When Covid-19 struck Zimbabwe in 2020, triggering a nationwide lockdown, Marlvin Chieza found himself returning to his rural home, seemingly without a clear future. Yet amidst this uncertainty, an opportunity presented itself through the abundance of apples scattered around his locality. This observation sowed the seeds for what would become Nyanga Craft Cider, Chieza’s growing enterprise that turns local apples into a sought-after beverage.
For someone who only began his business during the Covid lockdown, Marlvin Chieza certainly doesn’t lack ambition.
“My future goal is to get financing lending so that we can make a lot of products so that they can be found in every area of Zimbabwe and Africa before extending globally,” said the entrepreneur, whose business has gained meaningful traction in less than four years.
“I was a rural boy until I got an opportunity from this business, and now I live in Harare, the business generates thousands of dollars monthly, and our products range in price from 1 dollar 75 cents to 30 US dollars. The majority of our clients are local neighbourhood hotels, restaurants, bars, and tourists,” Chieza explained.
While Covid was tough for all business owners, it did offer opportunities for some budding entrepreneurs on the lookout for opportunities. Chieza was one.
When he went back home to Nyanga, in eastern Zimbabwe, during the country’s first lockdown, he spotted the opportunity that was to transform his life.
“In my rural area, the place is in the mountains, and the temperature is always cool, which is why they call it mini-England. Nyanga is home to fruit trees such as apples, grapes, and many more,” Chieza shared.
The idea to turn the fruit into cider took root as Chieza waited out the lockdown.
“I could see many fallen apples on the ground in numerous plots while there was a high demand for ciders as bars, shops, and restaurants were closed, and that day I can fairly say Nyanga ciders was created,” he explained.
Prior to the pandemic, Chieza worked for the Rusape municipal council, in eastern Zimbabwe.
“When the Zimbabwean government imposed mobility restrictions due to the pandemic in 2020, I had no choice but to return to my rural location in Nyanga,” he said.
“I invited a friend of mine with a background in the food business to work with me. We used 2,000 [US] dollars to start. We had to buy bottles and the few inputs needed to kick-start our business, and today Nyanga Craft Cider has penetrated Zimbabwe and tourists from South Africa and the Netherlands order our beverages.”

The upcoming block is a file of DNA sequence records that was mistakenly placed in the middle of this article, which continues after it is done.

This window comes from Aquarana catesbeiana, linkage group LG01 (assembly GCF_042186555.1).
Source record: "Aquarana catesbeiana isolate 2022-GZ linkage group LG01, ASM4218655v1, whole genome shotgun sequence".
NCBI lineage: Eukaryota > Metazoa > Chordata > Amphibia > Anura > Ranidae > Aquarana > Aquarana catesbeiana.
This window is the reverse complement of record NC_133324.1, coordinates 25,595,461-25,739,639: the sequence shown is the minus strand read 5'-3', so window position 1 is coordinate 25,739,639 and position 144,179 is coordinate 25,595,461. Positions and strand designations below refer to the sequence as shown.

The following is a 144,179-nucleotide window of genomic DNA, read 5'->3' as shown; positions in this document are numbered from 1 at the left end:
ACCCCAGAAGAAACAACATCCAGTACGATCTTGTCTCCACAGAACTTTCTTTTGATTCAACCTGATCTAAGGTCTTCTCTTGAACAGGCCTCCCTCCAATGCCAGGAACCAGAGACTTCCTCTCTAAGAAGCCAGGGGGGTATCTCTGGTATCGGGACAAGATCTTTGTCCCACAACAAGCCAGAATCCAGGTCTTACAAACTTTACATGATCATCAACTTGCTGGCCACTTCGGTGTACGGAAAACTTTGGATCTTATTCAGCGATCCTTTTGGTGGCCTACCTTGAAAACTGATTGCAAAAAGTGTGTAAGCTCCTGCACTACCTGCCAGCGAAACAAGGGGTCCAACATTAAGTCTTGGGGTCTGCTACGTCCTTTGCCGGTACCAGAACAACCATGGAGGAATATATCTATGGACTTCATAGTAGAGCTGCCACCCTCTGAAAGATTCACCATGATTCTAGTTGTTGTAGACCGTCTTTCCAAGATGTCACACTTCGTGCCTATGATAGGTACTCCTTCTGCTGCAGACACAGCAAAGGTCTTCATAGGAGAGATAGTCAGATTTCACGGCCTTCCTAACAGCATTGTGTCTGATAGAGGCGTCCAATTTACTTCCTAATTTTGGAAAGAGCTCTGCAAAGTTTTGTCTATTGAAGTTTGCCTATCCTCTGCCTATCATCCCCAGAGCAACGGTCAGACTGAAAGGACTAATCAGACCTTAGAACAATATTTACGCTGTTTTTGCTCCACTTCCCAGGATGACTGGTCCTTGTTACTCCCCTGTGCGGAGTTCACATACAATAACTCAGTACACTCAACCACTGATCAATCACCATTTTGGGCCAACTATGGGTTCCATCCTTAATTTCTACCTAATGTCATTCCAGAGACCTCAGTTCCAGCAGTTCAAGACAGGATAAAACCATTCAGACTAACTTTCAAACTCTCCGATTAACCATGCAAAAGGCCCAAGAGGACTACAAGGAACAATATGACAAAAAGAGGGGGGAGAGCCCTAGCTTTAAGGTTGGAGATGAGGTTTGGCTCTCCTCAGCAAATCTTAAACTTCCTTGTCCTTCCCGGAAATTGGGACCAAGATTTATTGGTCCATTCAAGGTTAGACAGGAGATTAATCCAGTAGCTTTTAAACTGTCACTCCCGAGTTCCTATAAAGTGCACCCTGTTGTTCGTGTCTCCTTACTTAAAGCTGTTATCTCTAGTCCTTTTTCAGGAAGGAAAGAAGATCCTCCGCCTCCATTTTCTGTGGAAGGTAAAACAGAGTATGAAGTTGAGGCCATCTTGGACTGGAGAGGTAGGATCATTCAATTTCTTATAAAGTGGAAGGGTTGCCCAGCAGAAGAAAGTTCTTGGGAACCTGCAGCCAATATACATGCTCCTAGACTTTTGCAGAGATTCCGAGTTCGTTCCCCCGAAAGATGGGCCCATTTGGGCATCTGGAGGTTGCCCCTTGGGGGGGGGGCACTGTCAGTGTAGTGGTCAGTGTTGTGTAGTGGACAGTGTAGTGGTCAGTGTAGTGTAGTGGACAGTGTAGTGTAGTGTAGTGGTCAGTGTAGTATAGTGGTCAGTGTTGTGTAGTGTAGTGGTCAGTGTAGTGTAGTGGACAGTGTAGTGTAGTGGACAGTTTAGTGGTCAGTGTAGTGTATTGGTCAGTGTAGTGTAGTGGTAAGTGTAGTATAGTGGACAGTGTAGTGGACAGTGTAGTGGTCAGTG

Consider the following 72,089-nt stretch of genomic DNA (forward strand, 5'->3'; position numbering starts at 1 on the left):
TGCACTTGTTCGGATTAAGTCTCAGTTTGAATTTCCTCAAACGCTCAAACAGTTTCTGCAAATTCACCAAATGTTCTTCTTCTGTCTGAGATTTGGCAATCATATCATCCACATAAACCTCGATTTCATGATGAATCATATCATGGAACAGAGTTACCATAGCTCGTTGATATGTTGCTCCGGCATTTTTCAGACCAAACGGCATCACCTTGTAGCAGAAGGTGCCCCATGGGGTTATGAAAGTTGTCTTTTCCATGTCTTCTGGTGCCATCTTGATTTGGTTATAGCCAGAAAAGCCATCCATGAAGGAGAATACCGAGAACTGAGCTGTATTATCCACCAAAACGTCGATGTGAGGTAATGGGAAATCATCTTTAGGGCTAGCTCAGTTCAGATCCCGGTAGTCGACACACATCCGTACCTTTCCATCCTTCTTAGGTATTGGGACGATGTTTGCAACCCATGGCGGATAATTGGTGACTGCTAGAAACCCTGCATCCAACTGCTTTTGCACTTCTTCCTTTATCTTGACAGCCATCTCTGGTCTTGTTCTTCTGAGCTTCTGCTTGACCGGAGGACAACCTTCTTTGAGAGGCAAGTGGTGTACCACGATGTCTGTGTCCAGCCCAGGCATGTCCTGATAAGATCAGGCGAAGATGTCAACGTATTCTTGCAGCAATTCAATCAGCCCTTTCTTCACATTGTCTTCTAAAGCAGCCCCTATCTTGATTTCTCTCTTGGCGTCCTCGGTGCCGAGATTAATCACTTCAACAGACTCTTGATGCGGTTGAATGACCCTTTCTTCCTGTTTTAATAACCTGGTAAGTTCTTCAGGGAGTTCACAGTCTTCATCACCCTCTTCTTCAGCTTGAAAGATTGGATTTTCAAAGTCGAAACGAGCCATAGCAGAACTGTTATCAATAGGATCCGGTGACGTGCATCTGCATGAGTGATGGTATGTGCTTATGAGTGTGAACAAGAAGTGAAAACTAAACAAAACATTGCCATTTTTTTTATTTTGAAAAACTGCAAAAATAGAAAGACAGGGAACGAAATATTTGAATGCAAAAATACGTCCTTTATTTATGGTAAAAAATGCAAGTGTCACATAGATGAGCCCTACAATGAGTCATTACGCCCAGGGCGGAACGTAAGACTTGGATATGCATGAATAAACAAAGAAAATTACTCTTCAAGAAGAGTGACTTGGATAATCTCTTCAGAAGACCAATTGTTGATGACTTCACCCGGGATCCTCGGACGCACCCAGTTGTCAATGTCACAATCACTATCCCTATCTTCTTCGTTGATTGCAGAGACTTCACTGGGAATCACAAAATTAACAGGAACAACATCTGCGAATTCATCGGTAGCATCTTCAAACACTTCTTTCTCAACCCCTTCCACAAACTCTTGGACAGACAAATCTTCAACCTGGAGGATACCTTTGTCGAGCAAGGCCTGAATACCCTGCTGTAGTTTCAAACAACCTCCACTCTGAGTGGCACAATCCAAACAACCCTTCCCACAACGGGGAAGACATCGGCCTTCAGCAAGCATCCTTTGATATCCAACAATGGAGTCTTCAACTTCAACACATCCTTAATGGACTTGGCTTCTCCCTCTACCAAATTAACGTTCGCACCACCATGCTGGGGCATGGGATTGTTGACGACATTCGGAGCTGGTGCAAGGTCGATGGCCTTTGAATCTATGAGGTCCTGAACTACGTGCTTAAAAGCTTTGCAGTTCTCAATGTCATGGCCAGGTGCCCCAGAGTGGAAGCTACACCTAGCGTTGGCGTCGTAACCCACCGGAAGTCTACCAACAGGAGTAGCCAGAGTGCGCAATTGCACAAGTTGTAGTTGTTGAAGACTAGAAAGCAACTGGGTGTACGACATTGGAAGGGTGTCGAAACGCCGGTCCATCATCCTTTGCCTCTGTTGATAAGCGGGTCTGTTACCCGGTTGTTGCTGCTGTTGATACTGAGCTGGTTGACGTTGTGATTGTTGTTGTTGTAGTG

Chieza capitalised on the resources available to him. “Entrepreneurship begins with what you have. Occasionally, the resources in your immediate surroundings can serve as a bridge to the business world. During the epidemic, I became interested in the cider industry and took advantage of the abundance of apples in my community,” he highlighted.
Nyanga Craft Cider was a finalist in the Eagles’ Nest Youth Export Incubation Programme, an initiative by ZimTrade, the national trade development and promotion organisation. The initiative aims to assist new exporters by providing them with access to mentorship opportunities, an idea-pitching platform, and operational support.
“Our neighbourhood draws visitors from all around the world. A gentleman from South Africa came for tourism and shared Nyanga Craft Cider’s tale across the internet,” Chieza said. The tourist then went a step further and helped Chieza with a dream learning opportunity.
“He assisted me in connecting with a cider guru from the Netherlands, who sponsored me for a cider-making course in America in 2021. This course provided solutions to all of my questions that arose during my home fermentations. It provided me with the opportunity to learn from cider industry specialists and interact with other cider producers and cider makers who we do not have in Zimbabwe,” Chieza disclosed.
“The cider business has turned my life around, and the demand for our products is so high that we are overwhelmed,” he noted.
Currently, Nyanga Craft Cider employs five permanent and ten temporary workers.
Chieza’s company has also provided Nyanga farmers with an opportunity to earn income from their fruit trees.
Despite the initial challenges of a new business, Chieza has his sights set high. His goal is to be a major player in the cider market, not only in Zimbabwe but across Africa and even internationally.
/ Bird Story Agency